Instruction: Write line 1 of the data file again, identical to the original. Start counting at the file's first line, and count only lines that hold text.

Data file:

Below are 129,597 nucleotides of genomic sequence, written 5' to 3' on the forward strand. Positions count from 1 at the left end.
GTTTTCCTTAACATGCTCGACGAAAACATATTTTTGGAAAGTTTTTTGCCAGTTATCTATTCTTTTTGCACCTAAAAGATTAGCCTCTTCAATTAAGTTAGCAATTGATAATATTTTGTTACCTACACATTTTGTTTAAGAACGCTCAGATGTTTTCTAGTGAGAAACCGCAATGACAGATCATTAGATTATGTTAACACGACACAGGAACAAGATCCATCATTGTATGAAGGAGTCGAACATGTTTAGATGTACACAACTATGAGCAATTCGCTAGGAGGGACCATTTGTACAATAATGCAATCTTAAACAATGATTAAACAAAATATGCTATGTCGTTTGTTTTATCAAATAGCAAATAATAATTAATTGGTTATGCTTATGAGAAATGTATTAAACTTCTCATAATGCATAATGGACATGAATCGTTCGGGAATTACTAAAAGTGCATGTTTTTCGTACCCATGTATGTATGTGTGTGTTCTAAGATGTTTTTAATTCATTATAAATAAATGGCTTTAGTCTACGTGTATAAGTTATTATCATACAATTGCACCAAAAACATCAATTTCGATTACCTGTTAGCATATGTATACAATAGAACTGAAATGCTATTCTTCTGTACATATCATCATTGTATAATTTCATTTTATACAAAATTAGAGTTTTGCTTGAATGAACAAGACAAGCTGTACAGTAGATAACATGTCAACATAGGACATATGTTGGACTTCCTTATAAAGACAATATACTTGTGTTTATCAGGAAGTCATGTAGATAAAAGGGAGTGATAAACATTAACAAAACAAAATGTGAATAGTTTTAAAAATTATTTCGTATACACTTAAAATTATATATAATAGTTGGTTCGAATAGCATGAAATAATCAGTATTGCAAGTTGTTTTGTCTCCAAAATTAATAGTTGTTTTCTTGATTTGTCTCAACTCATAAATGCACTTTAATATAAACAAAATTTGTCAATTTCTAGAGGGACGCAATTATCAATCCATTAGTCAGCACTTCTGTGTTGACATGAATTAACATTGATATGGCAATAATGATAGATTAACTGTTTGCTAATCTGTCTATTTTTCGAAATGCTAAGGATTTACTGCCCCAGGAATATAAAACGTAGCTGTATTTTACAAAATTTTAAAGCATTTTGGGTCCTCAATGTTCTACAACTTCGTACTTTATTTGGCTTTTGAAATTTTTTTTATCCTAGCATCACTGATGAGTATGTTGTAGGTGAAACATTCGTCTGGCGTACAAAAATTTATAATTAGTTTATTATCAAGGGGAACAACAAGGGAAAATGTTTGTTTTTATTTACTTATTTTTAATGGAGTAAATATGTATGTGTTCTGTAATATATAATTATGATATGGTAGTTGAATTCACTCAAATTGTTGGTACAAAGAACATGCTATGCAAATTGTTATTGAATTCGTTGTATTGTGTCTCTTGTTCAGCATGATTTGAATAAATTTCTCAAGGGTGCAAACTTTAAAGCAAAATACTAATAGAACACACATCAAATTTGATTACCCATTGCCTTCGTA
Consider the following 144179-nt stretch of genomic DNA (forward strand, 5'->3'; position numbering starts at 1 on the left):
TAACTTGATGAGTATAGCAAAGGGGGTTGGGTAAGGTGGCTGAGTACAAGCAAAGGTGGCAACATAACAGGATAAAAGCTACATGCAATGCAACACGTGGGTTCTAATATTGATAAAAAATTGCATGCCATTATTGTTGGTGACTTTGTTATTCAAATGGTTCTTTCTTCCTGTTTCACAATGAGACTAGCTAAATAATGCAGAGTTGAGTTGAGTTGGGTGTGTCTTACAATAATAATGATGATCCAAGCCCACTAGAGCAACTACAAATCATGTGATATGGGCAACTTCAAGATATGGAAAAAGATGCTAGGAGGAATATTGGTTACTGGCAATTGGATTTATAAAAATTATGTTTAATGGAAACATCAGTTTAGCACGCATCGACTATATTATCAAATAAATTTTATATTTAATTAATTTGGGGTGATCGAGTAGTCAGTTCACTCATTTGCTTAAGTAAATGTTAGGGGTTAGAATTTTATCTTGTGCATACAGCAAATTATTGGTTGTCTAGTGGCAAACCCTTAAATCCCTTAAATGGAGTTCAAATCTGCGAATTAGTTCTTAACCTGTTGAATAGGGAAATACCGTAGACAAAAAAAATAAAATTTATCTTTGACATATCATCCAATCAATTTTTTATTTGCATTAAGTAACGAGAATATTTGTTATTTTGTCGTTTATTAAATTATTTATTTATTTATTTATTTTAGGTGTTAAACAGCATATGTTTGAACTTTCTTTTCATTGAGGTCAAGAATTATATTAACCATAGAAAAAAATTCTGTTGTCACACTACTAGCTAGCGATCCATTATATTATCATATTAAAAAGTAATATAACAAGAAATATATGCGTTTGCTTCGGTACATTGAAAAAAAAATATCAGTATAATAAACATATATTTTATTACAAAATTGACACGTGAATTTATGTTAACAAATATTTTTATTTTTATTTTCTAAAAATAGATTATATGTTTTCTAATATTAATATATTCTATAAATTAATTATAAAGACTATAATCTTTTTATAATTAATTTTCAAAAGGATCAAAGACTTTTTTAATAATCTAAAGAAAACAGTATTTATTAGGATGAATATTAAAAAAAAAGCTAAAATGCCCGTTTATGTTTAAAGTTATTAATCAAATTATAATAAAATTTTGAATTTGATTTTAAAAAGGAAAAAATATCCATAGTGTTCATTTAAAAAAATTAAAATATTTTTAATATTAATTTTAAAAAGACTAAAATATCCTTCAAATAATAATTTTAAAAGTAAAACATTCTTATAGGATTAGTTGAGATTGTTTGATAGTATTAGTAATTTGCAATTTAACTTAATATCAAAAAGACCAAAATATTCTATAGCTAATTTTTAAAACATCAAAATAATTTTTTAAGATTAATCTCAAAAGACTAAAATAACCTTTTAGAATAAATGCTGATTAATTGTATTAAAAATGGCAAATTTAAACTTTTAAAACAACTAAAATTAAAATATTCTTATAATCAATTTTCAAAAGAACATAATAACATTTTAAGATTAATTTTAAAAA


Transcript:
Below are 129,597 nucleotides of genomic sequence, written 5' to 3' on the forward strand. Positions count from 1 at the left end.